Sunday, January 14, 2007

Stop Procrastinating: Right NOW!

A very helpful article in, of all places, the Toronto Globe & Mail, on the student's vice of procrastination:

....15 to 20 per cent of us are procrastinators. The condition is even more prevalent among the student population, where a third of most students' days are eaten up by procrastinating, something he pointed out yesterday while students seated around him gabbed, surfed the Internet and slept in a lounge on campus.
"Usually when I have an assignment I put it off until later," confessed Robert Maxwell, an 18-year-old biology student as he was distracted from his textbook on plants.
"It's a bad habit."
Three major factors contribute to precisely that habit, according to Prof. Steel. Self-confidence is key. Those who believe they can, essentially, will and those who don't, won't. The value of the task is important in whether it gets done. Is it something to enjoy or dread? And finally, delay. When does the task need to be completed? It's hard to get motivated about something that can be put off until some distant deadline looms.
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5 comments:

Akshay said...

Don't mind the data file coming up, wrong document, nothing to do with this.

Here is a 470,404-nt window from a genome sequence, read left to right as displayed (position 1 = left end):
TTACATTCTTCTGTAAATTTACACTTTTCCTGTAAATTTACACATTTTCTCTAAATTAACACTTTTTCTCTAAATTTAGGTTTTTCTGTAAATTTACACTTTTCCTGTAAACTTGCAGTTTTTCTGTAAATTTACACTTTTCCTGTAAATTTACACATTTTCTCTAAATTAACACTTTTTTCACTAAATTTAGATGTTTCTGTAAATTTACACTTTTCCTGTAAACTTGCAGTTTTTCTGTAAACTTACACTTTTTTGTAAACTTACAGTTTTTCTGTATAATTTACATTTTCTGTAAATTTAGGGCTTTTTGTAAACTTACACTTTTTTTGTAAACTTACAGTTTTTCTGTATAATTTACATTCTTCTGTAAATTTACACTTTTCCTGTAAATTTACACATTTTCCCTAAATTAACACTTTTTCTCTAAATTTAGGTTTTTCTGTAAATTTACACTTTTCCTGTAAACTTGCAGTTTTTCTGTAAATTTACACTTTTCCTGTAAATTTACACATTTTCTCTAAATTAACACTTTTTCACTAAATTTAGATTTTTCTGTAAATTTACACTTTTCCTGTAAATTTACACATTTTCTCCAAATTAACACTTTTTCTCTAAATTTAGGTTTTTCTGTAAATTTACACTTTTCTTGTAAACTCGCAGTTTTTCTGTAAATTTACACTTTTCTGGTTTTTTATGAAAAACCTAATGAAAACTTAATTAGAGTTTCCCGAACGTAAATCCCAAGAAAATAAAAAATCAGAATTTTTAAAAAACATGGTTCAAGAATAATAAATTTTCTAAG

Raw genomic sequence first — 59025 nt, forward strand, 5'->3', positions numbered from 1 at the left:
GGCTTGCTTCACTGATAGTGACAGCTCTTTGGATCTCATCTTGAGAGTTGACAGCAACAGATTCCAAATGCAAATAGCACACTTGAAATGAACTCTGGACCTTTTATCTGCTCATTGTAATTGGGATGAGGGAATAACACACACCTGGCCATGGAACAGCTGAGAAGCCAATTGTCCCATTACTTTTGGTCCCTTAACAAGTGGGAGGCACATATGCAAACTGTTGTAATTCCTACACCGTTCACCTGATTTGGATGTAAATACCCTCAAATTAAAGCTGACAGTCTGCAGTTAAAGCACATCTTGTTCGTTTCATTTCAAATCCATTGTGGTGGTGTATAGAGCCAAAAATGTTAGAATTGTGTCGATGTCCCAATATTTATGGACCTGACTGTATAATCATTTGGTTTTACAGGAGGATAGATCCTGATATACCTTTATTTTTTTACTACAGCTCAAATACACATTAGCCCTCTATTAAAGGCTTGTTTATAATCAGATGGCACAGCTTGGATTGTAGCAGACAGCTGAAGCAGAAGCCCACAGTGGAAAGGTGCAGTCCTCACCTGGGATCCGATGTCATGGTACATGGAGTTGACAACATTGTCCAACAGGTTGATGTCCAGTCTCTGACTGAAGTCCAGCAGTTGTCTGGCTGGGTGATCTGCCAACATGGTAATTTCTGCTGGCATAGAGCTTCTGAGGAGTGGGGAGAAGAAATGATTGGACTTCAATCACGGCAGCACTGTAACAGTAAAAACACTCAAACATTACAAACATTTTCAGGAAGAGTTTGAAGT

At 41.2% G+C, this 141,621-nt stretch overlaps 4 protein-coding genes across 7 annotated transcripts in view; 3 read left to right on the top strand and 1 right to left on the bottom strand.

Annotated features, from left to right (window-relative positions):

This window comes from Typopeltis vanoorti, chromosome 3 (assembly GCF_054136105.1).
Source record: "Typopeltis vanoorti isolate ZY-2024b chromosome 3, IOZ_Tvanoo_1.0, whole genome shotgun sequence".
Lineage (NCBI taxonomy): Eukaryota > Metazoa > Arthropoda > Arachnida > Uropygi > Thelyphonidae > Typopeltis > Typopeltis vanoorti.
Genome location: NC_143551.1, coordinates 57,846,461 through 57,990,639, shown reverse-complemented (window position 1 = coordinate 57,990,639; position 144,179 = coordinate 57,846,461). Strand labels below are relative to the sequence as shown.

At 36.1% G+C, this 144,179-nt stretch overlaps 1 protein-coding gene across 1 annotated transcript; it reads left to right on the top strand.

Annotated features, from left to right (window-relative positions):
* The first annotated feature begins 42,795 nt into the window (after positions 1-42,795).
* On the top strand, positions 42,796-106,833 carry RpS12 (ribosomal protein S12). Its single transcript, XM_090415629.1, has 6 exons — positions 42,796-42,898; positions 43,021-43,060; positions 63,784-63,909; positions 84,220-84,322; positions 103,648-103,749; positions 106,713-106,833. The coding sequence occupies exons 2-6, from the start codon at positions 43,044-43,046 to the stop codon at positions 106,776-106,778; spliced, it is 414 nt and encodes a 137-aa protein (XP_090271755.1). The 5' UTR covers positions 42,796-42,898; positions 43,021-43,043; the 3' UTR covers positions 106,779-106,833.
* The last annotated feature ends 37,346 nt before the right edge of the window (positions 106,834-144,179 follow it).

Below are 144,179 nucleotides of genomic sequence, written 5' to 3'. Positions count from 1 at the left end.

It's like an endless cycle. We know that putting it off is bad, but we still end up doing so. And then we pull all-nighters, fall asleep in class, regret putting it off and do it all over again. We are complex beings. We can't even understand ourselves sometimes.

Adam Nowek said...

Many would call blogging another form of procrastination. Mind you, those same people would probably call commenting on a blog yet another form of procrastination. It's a bit of an infinite loop, if you will.

Dr. Stephen Ogden said...

What about people who *respond* to comments on a blog ? ;--)

Emster said...

I definitely fall into that "15 to 20 per cent". For me, it seems that in order to complete a paper there must be at least one all-nighter involved.
I remember this one hell-week during first year where suddenly five papers were due in a single week and I ended up having to pull two all-nighters in a row. It was something like 60+ hours of nothing but school and no sleep. (Go to school, go home, start paper, finish and print paper, go back to school. Rinse. Repeat.) After a while, you start seeing things at the edge of your vision. I do not recommend it.
Procrastination can be productivity too, though. For example, my house is never cleaner than when I have some looming deadline staring me down.

Steve Zillwood said...

The G&M?!? Next thing you know, Maclean's will advocate clean air policies, or a pull-out from Afghanistan, or write a story about the West coast...